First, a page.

We took delivery of our first two prototype boards about six weeks ago. I’m very happy to report that we exceeded all of our goals. Testing has shown these devices to be within 0.3ºC of a handheld Fluke meter (which are really awesome, but not wireless ) over a 24 hour period. On top of that, it’s great seeing the pressure and humidity readings alongside the temperatures (we’re quite curious to see how roasters digest and use these two new data points.) Manufacturing is proceeded as planned and we should have the first batch ready to go in time for the SCAA show.
Roast on your iPad
What’s awesome hardware without awesome software? Similar to the Data Bridge, building a brand new app on iOS allowed us to critically look at our software and other roasting software on the market. Having over four years of real-world feedback was great help since we knew about things which worked and those which needed some work. Taking all of this data we hired a fantastic user experience designer and an equally awesome visual designer to come up with RoastLogger iPad.
There are a few main screens, but the main one is this, the active roast screen. This page was designed to show as much information as possible without overwhelming the user. Fitting in all of the data to one screen without making it cluttered and clunky is not an easy task. We went through several iterations over a few months. I feel that landed on a very solid design and UX.
One of the key elements on this screen is the events tab down at the bottom. Users can enter as many customized events as they like. For example, “gas up”, “air 50/50”, etc. All of your events will be displayed down at the bottom in a horizontal bar. Have a lot of events? No problem, simply scroll over to the right to find the one you’re looking for, tap it and you’re done. In the case that you’d like to add an arbitrary event, you can simply tap the + button on the right side.
In addition to this, we support dropping a “pin” at arbitrary location to start a second timer, heating rate (rate of rise) is displayed on the chart in addition to the display, and roast energy is also shown in the right column display. There’s plenty of more stuff, which you can see first-hand at our booth at the SCAA show in a couple of weeks. We’re quite excited to show this off and think that this application will be the ones that other roasting software are compared to.
If there’s one thing I hate, it’s a stale blog. We haven’t updated this blog in a while and it’s time to change that!
As always, we had a fantastic time at the SCAA conference and returned home with a very clear direction of what this year will look like in terms of innovation and updates for RoastLog. The conference is always a big recharge for us as the feedback we receive is always very very positive. Since coming back, we’ve worked on a couple of tasty treats in the form of a RoastLogger update.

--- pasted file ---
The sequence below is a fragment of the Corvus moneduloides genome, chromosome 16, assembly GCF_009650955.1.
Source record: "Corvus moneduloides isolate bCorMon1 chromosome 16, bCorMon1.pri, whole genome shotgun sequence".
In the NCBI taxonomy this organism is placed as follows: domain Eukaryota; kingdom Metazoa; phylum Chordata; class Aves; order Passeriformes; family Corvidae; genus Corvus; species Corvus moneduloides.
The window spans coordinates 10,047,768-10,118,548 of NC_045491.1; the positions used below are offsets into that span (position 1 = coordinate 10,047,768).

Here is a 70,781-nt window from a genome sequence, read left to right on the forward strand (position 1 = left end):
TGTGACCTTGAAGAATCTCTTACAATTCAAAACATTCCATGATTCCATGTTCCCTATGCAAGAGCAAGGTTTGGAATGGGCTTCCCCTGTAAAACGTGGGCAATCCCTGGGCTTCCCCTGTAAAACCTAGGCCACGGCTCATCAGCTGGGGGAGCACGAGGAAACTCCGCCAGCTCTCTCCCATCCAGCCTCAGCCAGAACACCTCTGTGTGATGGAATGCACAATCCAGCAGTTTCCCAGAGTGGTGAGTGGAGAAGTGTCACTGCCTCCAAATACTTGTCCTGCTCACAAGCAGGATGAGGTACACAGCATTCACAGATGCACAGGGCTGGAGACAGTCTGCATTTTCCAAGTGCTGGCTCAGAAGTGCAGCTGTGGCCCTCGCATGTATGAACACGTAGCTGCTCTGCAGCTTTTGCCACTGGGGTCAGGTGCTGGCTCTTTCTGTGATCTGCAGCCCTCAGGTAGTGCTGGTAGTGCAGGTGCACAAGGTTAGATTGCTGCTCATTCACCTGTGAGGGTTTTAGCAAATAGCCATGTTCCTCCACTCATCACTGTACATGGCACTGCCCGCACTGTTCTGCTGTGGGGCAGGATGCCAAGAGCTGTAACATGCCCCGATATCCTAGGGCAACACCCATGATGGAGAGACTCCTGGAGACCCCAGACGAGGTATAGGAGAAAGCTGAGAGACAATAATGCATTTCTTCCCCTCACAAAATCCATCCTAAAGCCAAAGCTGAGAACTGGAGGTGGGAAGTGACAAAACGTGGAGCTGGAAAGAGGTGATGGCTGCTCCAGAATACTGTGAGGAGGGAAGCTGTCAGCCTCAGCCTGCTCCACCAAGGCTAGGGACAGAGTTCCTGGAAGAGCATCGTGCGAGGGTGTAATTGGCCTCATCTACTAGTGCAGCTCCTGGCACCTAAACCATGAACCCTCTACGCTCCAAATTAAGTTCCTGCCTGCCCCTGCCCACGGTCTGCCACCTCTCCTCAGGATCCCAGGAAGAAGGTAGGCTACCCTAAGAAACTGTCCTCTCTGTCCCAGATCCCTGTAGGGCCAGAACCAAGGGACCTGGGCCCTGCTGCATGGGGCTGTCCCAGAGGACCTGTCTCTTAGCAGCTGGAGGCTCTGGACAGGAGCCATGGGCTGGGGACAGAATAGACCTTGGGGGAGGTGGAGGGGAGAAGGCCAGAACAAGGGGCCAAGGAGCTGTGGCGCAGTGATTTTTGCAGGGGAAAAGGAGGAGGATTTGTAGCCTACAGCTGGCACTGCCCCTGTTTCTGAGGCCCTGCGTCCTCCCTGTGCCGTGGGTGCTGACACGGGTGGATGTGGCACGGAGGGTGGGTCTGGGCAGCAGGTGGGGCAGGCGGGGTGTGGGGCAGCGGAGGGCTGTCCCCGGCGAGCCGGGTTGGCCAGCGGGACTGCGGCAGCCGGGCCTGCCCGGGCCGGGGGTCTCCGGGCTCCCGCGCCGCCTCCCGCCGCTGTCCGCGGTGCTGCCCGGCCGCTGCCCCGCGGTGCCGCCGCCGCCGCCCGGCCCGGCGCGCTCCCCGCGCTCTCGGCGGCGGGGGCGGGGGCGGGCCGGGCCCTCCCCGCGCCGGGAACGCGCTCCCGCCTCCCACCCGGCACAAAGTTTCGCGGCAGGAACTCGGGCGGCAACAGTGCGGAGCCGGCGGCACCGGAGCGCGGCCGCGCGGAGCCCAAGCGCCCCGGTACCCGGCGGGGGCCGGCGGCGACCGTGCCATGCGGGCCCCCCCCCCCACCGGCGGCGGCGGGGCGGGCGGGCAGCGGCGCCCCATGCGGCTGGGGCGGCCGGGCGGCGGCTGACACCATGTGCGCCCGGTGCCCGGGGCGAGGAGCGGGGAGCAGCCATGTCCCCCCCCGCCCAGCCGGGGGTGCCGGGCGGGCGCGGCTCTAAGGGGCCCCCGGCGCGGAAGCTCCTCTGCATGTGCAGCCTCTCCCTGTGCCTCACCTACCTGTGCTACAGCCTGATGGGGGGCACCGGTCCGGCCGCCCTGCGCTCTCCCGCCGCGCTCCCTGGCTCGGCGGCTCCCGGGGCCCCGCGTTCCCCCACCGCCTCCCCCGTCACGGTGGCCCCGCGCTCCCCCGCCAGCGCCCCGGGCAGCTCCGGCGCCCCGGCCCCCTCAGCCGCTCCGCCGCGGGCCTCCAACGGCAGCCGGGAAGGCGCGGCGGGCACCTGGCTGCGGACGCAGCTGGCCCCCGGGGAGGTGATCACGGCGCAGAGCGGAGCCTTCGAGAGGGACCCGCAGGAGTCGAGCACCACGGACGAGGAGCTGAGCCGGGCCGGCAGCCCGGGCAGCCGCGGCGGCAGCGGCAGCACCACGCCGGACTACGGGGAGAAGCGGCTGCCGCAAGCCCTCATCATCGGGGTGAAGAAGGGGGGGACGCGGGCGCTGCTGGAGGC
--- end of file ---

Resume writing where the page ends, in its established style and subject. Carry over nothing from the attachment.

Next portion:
RoastLogger 2.3.1 has some significant improvements to the way events are displayed as well as some new data to help you during your roasting.
Up until now, any event you would mark on the plot would be displayed in a table. Now, these events are marked on the curve just as they are on the website. What’s better, when you are roasting you will be prompted with details on the upcoming event 30 seconds before it occurs. In addition to this, hovering over the event “dots” will display the details for the specific event, making it easier than ever to know what you did previously.
Some time ago a user suggested displaying “Roast energy” in real-time. We loved this idea and made it happen.
In case you’ve never used or seen the “Roast energy” value it can be found on any roast detail page and is a measure of how much total heat energy you applied to a coffee during the roast. If a roast has a higher “Roast energy”, it was subject to more heat energy than a roast with a lower “Roast energy” number. We’re excited to hear how roasters use this new metric. If you prefer to not see this it’s easy to toggle if off via the “View” menu. With it on, this number will update in real-time during roasting.
Thanks to again to everyone who came out to talk with us in Boston! For all of our existing users, enjoy these new updates. Feedback is always welcomed.
I’m excited to be writing about some very cool new features in our latest version of RoastLogger, our client application which roasters use to log hundreds of roasts each day all over the world.
Roast Profile Translation / Zoom at Temperature
If you’ve followed @RoastLog on Twitter, you may have seen me mention “Roast Profile Translation” more than a few times. We learned about this idea from @N3Roaster on his YouTube channel, where he explicitly mentioned that he hoped other profiling software would incorporate this idea. I recommend watching his video but, if you don’t, the synopsis is: Coffee roasted with the same profile *after* a certain time/temperature produces the same results regardless of what the roasting profile looked like *before* that point.
In RoastLogger 2.3, what you now can do is set a temperature at which you’d like your background profile and current profile translated (I’ll use “zooming-at-temperature” and “Temperature zoom” interchangeably with “translation,” although our feature is implemented a bit differently than Typica‘s).